AWAS! Malaysian Drivers Behave!

Automologist LING reports on the new road safety system in Malaysia. 


I couldn’t help it. This KRU song, popular during my school days, became an earworm in my head after I read The Star newspaper’s report that the Road Transport Dept (JPJ) has activated the AWAS system, ie. Automated Awareness Safety System (shouldn’t it be called AASS, instead? Never mind…).

The system that came online on Saturday (April Fools joke it was not) combines the Automated Enforcement Cameras (AES), which automatically detects speeding and red-light-running, with the Demerit Points System (Kejara). So, Malaysians who have been blissfully ignoring road rules without any consequence will soon find their license suspended and be slapped with 150 ringgit fines.

Under the Kejara system, motorists collect demerit points for various traffic offences, and after enough strikes, YOU’RE OUT! For instance, driving under the influence would see you rack up 15 points immediately while the vague offence of “careless driving” would add 5 points. After the first 20 points accumulated, motorists will be issued a warning; 40 points, and the license will be suspended; 60 points, the license revoked. Get the deets here and here.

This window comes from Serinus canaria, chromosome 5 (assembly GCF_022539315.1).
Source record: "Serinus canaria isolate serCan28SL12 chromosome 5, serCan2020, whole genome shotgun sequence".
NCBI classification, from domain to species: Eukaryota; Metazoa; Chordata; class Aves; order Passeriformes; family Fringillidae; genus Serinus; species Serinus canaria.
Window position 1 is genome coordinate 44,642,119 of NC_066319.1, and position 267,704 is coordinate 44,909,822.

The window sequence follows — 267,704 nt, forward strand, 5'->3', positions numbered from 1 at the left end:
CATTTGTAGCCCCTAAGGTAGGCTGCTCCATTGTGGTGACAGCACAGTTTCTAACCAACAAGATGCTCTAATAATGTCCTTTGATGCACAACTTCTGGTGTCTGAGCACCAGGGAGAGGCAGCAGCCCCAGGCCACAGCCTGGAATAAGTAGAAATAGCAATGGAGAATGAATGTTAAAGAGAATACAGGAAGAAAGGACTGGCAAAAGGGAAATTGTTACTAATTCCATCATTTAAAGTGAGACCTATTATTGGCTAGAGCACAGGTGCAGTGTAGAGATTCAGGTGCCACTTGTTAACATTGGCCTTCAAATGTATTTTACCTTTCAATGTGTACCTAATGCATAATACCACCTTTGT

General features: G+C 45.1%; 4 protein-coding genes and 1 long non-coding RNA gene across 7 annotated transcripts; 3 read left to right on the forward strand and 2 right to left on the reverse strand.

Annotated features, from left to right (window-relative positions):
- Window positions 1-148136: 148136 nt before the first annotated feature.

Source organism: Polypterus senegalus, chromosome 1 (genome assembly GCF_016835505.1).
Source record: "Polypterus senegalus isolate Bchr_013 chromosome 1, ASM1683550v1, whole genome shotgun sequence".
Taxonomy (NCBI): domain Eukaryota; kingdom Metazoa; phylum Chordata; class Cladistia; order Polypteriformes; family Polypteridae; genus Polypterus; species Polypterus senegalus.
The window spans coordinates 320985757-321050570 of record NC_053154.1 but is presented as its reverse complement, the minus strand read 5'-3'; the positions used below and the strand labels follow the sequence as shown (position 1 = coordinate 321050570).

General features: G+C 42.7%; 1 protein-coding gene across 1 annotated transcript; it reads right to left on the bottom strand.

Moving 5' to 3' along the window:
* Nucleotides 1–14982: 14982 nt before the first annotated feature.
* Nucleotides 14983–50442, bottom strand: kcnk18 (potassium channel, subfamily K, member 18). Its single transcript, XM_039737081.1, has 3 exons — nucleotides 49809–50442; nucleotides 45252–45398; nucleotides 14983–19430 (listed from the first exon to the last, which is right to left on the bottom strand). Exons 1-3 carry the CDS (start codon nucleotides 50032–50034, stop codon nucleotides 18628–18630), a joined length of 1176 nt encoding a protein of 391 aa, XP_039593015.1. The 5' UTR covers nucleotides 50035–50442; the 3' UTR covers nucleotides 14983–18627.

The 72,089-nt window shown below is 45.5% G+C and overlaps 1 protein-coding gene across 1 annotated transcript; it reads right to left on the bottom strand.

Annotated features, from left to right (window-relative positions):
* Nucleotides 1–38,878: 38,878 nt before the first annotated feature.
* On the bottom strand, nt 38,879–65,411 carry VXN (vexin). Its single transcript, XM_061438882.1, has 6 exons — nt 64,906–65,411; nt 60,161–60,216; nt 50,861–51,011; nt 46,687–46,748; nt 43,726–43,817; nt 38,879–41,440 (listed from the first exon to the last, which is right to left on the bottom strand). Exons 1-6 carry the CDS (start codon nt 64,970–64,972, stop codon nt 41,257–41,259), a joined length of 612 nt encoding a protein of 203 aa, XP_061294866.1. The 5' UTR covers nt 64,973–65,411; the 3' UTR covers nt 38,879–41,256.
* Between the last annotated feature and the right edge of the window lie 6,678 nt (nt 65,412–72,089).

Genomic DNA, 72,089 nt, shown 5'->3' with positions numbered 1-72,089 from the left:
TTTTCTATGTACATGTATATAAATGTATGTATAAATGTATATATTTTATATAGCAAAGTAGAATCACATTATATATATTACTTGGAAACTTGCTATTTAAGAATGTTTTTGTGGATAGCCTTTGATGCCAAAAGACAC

For now, the system uses AES cameras in 14 locations across the nation. Yes, only 14. That’s no more than their initial and, if I remember correctly, disastrous introduction back in 2011. The cameras were temporarily disabled when the public began questioning its legality as it was then operated by private firms. The gomen finally took over and, in a report last November, the AES has racked up 1.6 million summonses since starting operation.

And the location of these cameras – 10 fixed and 4 mobile – are no secret. In fact, there are road signs clearly indicating that you are approaching a “camera zone”, which are usually accident-prone sections of the roads. The AES is after all not a punitive measure, but a preventive one. In 2014, the Malaysian Institute of Road Safety (Miros) conducted a study on the system and found there was an 88% reduction in red-light-running at traffic lights where the cameras were installed. In various countries where the AES has been implemented, road fatalities were seen to have decreased.

As someone who is NOT a habitual traffic offender (my last offence is not buying a parking coupon because I didn’t know DBKL requires it on a Saturday), I’m pleased that there is progress in curbing road accidents. The focus is of course not to help the gomen make more money, although my dear readers would be quick to jump to that conclusion. The whole point of AWAS is to save lives. So, before you get angry and say the gomen is doing this to make money off you, then STOP BREAKING TRAFFIC RULES DO YOU DON’T OWE THE GOMEN ANYTHING!

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